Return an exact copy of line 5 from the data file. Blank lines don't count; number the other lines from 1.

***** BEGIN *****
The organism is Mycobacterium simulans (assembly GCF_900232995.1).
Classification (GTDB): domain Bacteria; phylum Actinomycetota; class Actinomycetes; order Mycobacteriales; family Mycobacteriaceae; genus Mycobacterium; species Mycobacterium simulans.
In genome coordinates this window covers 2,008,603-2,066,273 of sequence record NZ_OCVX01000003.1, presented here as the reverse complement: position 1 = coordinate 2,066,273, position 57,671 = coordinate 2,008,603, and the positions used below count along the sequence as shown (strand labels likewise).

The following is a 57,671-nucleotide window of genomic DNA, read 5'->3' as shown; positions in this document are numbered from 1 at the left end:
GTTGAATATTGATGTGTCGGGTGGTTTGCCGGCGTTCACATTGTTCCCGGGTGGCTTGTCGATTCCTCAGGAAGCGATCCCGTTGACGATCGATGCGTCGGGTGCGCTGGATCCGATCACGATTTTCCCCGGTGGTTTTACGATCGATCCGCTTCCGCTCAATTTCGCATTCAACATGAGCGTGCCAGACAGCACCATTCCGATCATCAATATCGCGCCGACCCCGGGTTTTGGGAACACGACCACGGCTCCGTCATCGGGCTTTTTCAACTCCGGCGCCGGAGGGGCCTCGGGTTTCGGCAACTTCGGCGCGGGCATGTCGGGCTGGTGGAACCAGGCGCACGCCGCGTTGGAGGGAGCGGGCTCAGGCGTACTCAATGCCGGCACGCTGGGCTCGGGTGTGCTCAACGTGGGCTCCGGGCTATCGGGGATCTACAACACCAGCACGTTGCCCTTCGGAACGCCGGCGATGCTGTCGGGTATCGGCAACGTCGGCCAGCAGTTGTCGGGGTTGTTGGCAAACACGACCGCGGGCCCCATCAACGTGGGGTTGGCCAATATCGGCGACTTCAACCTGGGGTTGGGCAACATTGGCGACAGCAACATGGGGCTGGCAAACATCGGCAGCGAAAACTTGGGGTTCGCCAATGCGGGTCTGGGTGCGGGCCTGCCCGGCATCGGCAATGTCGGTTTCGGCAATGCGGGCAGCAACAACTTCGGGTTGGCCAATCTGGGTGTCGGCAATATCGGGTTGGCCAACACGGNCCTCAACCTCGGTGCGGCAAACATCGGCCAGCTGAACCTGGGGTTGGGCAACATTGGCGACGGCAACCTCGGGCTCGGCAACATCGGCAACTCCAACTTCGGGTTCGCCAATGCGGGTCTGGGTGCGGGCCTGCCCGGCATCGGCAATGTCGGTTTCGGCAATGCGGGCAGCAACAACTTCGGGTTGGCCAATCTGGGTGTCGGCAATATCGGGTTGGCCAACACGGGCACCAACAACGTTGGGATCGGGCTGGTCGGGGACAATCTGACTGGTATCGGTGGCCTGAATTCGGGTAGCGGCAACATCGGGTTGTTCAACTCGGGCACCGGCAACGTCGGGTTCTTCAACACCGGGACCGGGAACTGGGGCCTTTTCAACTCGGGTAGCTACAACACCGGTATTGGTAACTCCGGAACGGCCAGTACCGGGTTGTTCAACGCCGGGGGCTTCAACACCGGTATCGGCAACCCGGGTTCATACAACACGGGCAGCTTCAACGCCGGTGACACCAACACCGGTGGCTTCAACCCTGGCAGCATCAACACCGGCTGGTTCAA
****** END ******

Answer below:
GTTGAATATTGATGTGTCGGGTGGTTTGCCGGCGTTCACATTGTTCCCGGGTGGCTTGTCGATTCCTCAGGAAGCGATCCCGTTGACGATCGATGCGTCGGGTGCGCTGGATCCGATCACGATTTTCCCCGGTGGTTTTACGATCGATCCGCTTCCGCTCAATTTCGCATTCAACATGAGCGTGCCAGACAGCACCATTCCGATCATCAATATCGCGCCGACCCCGGGTTTTGGGAACACGACCACGGCTCCGTCATCGGGCTTTTTCAACTCCGGCGCCGGAGGGGCCTCGGGTTTCGGCAACTTCGGCGCGGGCATGTCGGGCTGGTGGAACCAGGCGCACGCCGCGTTGGAGGGAGCGGGCTCAGGCGTACTCAATGCCGGCACGCTGGGCTCGGGTGTGCTCAACGTGGGCTCCGGGCTATCGGGGATCTACAACACCAGCACGTTGCCCTTCGGAACGCCGGCGATGCTGTCGGGTATCGGCAACGTCGGCCAGCAGTTGTCGGGGTTGTTGGCAAACACGACCGCGGGCCCCATCAACGTGGGGTTGGCCAATATCGGCGACTTCAACCTGGGGTTGGGCAACATTGGCGACAGCAACATGGGGCTGGCAAACATCGGCAGCGAAAACTTGGGGTTCGCCAATGCGGGTCTGGGTGCGGGCCTGCCCGGCATCGGCAATGTCGGTTTCGGCAATGCGGGCAGCAACAACTTCGGGTTGGCCAATCTGGGTGTCGGCAATATCGGGTTGGCCAACACGGNCCTCAACCTCGGTGCGGCAAACATCGGCCAGCTGAACCTGGGGTTGGGCAACATTGGCGACGGCAACCTCGGGCTCGGCAACATCGGCAACTCCAACTTCGGGTTCGCCAATGCGGGTCTGGGTGCGGGCCTGCCCGGCATCGGCAATGTCGGTTTCGGCAATGCGGGCAGCAACAACTTCGGGTTGGCCAATCTGGGTGTCGGCAATATCGGGTTGGCCAACACGGGCACCAACAACGTTGGGATCGGGCTGGTCGGGGACAATCTGACTGGTATCGGTGGCCTGAATTCGGGTAGCGGCAACATCGGGTTGTTCAACTCGGGCACCGGCAACGTCGGGTTCTTCAACACCGGGACCGGGAACTGGGGCCTTTTCAACTCGGGTAGCTACAACACCGGTATTGGTAACTCCGGAACGGCCAGTACCGGGTTGTTCAACGCCGGGGGCTTCAACACCGGTATCGGCAACCCGGGTTCATACAACACGGGCAGCTTCAACGCCGGTGACACCAACACCGGTGGCTTCAACCCTGGCAGCATCAACACCGGCTGGTTCAA